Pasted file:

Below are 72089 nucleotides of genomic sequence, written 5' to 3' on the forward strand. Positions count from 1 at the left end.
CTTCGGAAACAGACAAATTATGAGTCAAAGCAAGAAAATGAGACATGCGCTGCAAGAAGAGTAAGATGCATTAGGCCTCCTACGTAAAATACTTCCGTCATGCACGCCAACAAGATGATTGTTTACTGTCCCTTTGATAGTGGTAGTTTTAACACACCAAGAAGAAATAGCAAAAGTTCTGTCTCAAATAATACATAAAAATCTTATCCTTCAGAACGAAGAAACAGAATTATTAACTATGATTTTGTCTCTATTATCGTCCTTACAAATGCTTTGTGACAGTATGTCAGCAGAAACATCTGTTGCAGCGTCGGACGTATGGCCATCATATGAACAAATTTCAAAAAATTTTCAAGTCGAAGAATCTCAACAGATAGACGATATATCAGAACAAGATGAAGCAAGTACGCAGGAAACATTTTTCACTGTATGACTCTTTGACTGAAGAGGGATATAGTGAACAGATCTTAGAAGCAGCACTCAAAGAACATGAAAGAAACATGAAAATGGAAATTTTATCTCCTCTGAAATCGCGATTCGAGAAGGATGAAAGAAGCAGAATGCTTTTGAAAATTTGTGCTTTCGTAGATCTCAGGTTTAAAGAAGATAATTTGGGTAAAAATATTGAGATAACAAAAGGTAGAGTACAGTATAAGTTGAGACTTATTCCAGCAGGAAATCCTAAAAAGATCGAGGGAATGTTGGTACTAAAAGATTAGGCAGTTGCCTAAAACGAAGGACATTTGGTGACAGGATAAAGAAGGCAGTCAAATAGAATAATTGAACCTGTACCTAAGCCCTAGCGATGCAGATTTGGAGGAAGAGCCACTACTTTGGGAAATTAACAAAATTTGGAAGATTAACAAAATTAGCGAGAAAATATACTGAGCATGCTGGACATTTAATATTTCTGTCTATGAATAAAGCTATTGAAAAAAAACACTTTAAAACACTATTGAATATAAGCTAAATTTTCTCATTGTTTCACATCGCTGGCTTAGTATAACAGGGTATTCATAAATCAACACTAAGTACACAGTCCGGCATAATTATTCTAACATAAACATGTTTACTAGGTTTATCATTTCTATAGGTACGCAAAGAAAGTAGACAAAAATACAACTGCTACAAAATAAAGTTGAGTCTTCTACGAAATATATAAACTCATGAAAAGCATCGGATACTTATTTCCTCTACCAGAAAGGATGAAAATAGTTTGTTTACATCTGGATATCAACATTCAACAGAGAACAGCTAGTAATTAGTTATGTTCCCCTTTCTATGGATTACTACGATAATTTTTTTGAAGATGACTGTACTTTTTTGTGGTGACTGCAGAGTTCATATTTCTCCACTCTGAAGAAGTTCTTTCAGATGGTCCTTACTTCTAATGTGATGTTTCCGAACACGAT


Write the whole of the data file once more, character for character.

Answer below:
Below are 72089 nucleotides of genomic sequence, written 5' to 3' on the forward strand. Positions count from 1 at the left end.
CTTCGGAAACAGACAAATTATGAGTCAAAGCAAGAAAATGAGACATGCGCTGCAAGAAGAGTAAGATGCATTAGGCCTCCTACGTAAAATACTTCCGTCATGCACGCCAACAAGATGATTGTTTACTGTCCCTTTGATAGTGGTAGTTTTAACACACCAAGAAGAAATAGCAAAAGTTCTGTCTCAAATAATACATAAAAATCTTATCCTTCAGAACGAAGAAACAGAATTATTAACTATGATTTTGTCTCTATTATCGTCCTTACAAATGCTTTGTGACAGTATGTCAGCAGAAACATCTGTTGCAGCGTCGGACGTATGGCCATCATATGAACAAATTTCAAAAAATTTTCAAGTCGAAGAATCTCAACAGATAGACGATATATCAGAACAAGATGAAGCAAGTACGCAGGAAACATTTTTCACTGTATGACTCTTTGACTGAAGAGGGATATAGTGAACAGATCTTAGAAGCAGCACTCAAAGAACATGAAAGAAACATGAAAATGGAAATTTTATCTCCTCTGAAATCGCGATTCGAGAAGGATGAAAGAAGCAGAATGCTTTTGAAAATTTGTGCTTTCGTAGATCTCAGGTTTAAAGAAGATAATTTGGGTAAAAATATTGAGATAACAAAAGGTAGAGTACAGTATAAGTTGAGACTTATTCCAGCAGGAAATCCTAAAAAGATCGAGGGAATGTTGGTACTAAAAGATTAGGCAGTTGCCTAAAACGAAGGACATTTGGTGACAGGATAAAGAAGGCAGTCAAATAGAATAATTGAACCTGTACCTAAGCCCTAGCGATGCAGATTTGGAGGAAGAGCCACTACTTTGGGAAATTAACAAAATTTGGAAGATTAACAAAATTAGCGAGAAAATATACTGAGCATGCTGGACATTTAATATTTCTGTCTATGAATAAAGCTATTGAAAAAAAACACTTTAAAACACTATTGAATATAAGCTAAATTTTCTCATTGTTTCACATCGCTGGCTTAGTATAACAGGGTATTCATAAATCAACACTAAGTACACAGTCCGGCATAATTATTCTAACATAAACATGTTTACTAGGTTTATCATTTCTATAGGTACGCAAAGAAAGTAGACAAAAATACAACTGCTACAAAATAAAGTTGAGTCTTCTACGAAATATATAAACTCATGAAAAGCATCGGATACTTATTTCCTCTACCAGAAAGGATGAAAATAGTTTGTTTACATCTGGATATCAACATTCAACAGAGAACAGCTAGTAATTAGTTATGTTCCCCTTTCTATGGATTACTACGATAATTTTTTTGAAGATGACTGTACTTTTTTGTGGTGACTGCAGAGTTCATATTTCTCCACTCTGAAGAAGTTCTTTCAGATGGTCCTTACTTCTAATGTGATGTTTCCGAACACGAT